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Emergency Measures Act investigation: Protest organizers set to testify


It was a scene of chaos and confusion in the upper echelons of the police department and local government when a convoy of big trucks and protesters arrived in Ottawa to demand an end to pandemic restrictions last winter .

That’s the picture witnesses painted during the first two weeks of hearings at the Public Order Emergency Commission, which is investigating the federal government’s use of the Emergencies Act. in February to end the week-long protest.

The inquest also heard of the plight of residents in the capital’s city centre, who recounted their suffering as lawlessness and the blaring of 24-hour truck horns gripped their community, and the businesses that were forced to close.

But so far the inquiry has heard nothing from the protesters themselves.

Witnesses are expected to appear this week who can shed some light on the design of the “Freedom Convoy” movement, which by all accounts to date appears to have been started by two truck drivers and a TikTok video, and how it came about. is intensified over time.

Several of the protest organizers on the witness list face criminal charges related to their involvement in the protest, including Tamara Lich and Pat King.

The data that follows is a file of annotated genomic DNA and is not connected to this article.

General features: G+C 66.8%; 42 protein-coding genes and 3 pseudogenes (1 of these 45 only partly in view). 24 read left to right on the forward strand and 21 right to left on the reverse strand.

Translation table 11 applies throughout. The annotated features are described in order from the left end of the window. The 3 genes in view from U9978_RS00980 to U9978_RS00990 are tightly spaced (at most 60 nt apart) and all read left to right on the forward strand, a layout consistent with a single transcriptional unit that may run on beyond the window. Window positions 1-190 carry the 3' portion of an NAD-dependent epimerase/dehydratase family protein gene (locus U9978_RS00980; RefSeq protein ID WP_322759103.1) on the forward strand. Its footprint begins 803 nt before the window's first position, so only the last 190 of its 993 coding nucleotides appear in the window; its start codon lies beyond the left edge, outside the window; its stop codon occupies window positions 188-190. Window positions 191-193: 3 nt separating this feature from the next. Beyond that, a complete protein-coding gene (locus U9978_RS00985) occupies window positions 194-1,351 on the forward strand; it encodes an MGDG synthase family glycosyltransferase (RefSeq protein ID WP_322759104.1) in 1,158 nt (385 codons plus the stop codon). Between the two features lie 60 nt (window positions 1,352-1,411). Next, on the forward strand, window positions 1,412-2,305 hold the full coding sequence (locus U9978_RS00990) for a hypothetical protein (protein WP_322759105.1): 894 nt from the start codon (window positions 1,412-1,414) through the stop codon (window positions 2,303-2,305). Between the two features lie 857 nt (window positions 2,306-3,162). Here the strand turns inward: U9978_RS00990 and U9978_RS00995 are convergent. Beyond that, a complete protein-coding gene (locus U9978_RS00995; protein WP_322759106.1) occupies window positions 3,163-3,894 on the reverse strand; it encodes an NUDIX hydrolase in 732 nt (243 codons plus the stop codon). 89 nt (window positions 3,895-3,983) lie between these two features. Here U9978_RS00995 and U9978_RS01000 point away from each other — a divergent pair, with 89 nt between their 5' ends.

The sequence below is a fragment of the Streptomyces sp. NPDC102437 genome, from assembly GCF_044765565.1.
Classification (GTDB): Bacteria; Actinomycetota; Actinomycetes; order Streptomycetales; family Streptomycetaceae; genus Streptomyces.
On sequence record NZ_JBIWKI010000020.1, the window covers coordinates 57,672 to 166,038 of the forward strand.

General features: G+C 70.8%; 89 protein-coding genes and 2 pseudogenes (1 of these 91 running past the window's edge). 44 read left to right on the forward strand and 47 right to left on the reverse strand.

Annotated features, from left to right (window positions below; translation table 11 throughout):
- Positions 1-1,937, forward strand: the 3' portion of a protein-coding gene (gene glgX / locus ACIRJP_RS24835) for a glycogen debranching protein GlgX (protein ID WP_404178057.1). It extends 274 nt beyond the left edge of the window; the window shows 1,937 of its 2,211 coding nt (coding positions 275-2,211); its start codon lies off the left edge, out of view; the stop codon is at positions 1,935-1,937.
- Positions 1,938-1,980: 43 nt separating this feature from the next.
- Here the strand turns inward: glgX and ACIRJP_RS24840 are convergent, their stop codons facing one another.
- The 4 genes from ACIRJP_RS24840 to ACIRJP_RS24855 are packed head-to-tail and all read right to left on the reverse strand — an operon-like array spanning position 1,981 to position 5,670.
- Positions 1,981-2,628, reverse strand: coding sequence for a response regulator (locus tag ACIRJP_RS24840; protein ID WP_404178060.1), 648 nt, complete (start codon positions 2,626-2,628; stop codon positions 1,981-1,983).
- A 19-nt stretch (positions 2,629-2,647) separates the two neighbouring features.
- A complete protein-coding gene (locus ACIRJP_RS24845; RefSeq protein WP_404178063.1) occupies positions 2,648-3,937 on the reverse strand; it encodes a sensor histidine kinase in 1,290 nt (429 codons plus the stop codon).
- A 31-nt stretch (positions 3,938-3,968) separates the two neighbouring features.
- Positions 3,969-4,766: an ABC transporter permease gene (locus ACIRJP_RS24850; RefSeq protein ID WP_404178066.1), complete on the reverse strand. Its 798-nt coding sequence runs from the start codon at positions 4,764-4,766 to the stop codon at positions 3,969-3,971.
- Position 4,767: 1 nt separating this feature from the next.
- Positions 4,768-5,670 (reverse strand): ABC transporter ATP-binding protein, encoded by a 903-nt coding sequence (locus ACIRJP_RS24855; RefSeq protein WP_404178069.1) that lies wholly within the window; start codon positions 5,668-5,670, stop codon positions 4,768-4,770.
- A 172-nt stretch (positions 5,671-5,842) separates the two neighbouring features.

Keith Wilson, a lawyer representing a number of key convoy organizers, said before the inquiry that his clients were eager to talk about what was going on and why they were in Ottawa in the first place.

“They are hoping it will become apparent, which many already know, that there was no need to invoke the Emergency Measures Act,” he said.

Wilson has since been added to the witness list himself.

Protesters began arriving in Ottawa on January 28 to express their anger and opposition to the federal government and COVID-19 related restrictions, including vaccination mandates.

The protest quickly evolved into what police called a “sitdown”, with protesters blocking traffic and setting up camps on city streets. They honked horns, shouted cries of “freedom” and refused to leave until their demands were met.

The protesters inspired similar demonstrations elsewhere in the country, including a six-day blockade of the Canada-US border crossing on the Ambassador Bridge in Windsor, Ontario.

On February 14, the federal government invoked the Emergencies Act to grant new powers to police, blockade sections of the city and force towing companies to remove vehicles. Powers have also been granted to banks and other financial services companies to freeze the funds of protest organizers.

On February 18, a massive police operation was underway to drive protesters off the streets of Ottawa.

Testimony from the vantage point of the convoy should begin with two of the first organizers to get involved in planning the protest: Chris Barber and Brigitte Belton.

Barber was co-charged with Tamara Lich with criminal mischief, obstructing police, and counseling others to commit mischief and intimidation for his actions during the protest.

This report from The Canadian Press was first published on October 30, 2022.

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